Wednesday, September 26, 2012
The Law and Death of Replacement Referees
The internet exploded yesterday. At least, the sports corner of it did. For those not in the know, the NFL has been operating this season with replacement referees, having locked out the unionized regular refs in a contract dispute. The replacements have performed, depending on whom you ask, anywhere from "predictably shaky" to "seismically catastrophic." Monday Night's performance, though, was one for the ages. Calls were missed or made incorrectly all game long, but the coup de grace was a time-expired Hail Mary pass that seemed, in replay, to be awarded to the wrong team, completely altering the outcome of the game. For the first time, it seemed inarguable that the replacement refs had cost a team a game.
The narrative after the game has only gotten more strident: these replacement refs are doing a job that they're not qualified to do. Most of them are lower-division college or semi-pro refs; one of them even has the Lingerie Football League (NSFW) on his resume. They're simply incapable of doing the job (controlling and administering the rules for the best, meanest, and most out-of-control athletes on the planet) that they've been given. Don't you feel for them?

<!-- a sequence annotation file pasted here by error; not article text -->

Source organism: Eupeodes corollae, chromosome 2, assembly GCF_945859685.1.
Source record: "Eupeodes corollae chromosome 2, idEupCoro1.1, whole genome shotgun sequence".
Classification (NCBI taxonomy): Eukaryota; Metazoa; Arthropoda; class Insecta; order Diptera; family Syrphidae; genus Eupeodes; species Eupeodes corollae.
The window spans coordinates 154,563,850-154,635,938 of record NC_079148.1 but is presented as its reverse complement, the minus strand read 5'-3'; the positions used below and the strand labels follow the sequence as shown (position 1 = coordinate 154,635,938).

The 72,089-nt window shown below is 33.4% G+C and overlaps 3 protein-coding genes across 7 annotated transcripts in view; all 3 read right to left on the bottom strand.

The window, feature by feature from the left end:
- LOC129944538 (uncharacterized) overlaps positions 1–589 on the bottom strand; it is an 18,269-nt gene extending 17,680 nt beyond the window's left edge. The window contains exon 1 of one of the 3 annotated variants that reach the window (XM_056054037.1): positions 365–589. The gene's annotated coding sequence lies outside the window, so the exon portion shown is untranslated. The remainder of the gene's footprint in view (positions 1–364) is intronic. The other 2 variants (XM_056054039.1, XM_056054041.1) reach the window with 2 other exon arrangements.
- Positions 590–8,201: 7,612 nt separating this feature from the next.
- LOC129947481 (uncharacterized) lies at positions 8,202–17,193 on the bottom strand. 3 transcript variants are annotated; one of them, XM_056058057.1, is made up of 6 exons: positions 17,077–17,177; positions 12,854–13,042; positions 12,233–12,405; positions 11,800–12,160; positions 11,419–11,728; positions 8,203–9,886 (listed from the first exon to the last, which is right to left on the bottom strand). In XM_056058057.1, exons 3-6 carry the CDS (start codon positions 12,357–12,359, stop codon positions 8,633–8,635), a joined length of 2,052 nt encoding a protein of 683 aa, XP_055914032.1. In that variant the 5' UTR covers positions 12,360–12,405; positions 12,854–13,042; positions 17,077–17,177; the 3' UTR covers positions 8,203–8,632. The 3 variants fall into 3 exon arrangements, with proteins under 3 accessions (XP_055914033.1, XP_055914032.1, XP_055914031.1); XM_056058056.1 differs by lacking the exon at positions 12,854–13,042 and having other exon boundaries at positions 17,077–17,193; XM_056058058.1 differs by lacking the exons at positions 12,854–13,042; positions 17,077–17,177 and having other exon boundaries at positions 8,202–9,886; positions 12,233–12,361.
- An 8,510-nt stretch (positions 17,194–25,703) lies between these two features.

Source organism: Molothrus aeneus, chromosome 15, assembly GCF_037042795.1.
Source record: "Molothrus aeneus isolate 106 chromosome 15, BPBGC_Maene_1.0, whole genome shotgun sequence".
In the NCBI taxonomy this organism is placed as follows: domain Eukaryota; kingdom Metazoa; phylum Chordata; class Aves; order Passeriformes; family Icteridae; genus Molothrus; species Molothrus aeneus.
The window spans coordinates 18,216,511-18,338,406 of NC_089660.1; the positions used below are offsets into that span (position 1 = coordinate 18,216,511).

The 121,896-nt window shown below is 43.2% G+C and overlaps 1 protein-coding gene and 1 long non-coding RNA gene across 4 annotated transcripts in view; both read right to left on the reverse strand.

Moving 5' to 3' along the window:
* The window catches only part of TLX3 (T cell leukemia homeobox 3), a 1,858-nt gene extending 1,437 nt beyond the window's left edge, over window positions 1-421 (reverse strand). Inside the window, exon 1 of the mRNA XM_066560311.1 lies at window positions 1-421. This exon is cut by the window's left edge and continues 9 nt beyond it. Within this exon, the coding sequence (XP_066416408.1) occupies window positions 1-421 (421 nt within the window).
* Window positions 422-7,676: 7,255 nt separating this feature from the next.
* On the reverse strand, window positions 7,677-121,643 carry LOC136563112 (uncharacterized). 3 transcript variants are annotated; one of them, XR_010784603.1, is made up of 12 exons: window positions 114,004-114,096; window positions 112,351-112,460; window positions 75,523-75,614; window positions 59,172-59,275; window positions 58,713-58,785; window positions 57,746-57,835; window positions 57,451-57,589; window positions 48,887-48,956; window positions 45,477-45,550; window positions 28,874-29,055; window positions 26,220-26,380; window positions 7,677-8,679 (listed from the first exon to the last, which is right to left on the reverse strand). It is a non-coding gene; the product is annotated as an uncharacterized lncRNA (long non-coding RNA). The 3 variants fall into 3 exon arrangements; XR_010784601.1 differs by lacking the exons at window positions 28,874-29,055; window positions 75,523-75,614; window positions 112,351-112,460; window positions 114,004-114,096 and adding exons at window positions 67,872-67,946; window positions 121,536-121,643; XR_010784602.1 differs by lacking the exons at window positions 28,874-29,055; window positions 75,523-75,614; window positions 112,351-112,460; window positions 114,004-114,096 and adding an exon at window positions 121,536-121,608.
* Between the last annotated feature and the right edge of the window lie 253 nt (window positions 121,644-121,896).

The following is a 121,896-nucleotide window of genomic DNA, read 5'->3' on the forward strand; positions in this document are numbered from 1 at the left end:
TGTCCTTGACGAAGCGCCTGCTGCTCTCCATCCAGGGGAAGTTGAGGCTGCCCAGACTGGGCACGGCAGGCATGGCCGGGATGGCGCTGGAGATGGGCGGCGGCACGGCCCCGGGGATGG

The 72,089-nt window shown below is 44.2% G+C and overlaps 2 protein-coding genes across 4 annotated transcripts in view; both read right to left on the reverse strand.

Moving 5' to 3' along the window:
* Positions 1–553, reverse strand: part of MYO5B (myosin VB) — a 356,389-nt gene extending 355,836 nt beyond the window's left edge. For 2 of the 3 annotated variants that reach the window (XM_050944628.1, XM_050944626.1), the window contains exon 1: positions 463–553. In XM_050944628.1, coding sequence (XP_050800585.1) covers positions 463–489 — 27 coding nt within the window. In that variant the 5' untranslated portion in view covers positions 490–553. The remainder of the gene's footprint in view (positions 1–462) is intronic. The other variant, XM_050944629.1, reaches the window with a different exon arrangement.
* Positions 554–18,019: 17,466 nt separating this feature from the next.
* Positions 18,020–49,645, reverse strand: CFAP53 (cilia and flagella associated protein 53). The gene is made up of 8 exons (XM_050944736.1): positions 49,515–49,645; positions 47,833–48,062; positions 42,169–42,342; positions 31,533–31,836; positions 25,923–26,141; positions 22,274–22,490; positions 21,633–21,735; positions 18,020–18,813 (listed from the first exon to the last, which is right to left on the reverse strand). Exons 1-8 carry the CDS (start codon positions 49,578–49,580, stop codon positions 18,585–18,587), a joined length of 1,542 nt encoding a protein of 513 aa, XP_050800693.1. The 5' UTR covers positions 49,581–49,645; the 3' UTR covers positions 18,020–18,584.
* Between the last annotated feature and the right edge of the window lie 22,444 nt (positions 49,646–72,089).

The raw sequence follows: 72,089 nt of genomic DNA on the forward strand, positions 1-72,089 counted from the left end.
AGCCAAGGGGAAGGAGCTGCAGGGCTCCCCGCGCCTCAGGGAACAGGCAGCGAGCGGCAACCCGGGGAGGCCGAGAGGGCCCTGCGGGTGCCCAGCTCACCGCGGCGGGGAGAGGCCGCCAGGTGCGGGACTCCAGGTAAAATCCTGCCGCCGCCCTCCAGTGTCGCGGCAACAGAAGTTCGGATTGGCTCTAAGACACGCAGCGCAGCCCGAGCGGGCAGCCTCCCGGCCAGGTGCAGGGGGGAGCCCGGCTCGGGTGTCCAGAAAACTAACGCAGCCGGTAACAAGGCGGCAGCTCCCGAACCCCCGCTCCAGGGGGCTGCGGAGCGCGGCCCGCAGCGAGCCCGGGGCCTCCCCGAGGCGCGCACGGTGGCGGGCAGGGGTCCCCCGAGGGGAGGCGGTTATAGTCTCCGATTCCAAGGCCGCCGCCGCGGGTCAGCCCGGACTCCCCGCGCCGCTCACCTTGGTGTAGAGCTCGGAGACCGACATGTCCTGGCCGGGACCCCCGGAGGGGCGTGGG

St. Paul says that "sin, seizing the opportunity afforded by the commandment, deceived me, and through the commandment put me to death" (Romans 7:11). When Moses came down the mountain with those commandments, and then Jesus clarified and sharpened them in the Sermon on the Mount, we were given a job that we're not qualified to do, a task that is beyond us. We look as hopeless in our trying as the replacement refs looked on Monday night. But, as Paul also says, "I would not have known what sin was had it not been for the law" (Romans 7:7). We wouldn't know how hard it is to referee an NFL game if the replacement refs hadn't failed so spectacularly. We wouldn't know how far from the righteousness of God we are if the commandments hadn't been brought down from the mountaintop to show us.
Failure, though, is the only thing that leads to an openness to salvation. As NFL fans cry out (caution, naughty words) for the salvation of the real refs, they might as well be quoting Paul: "Who will rescue me from this body of death?" (Romans 7:24) It is to a dying man that a savior comes. Jesus promises to be that savior for his creation (Paul rejoices, "Thanks be to God, who delivers me through Jesus Christ our Lord!")...we can only hope that the real refs come back before He does.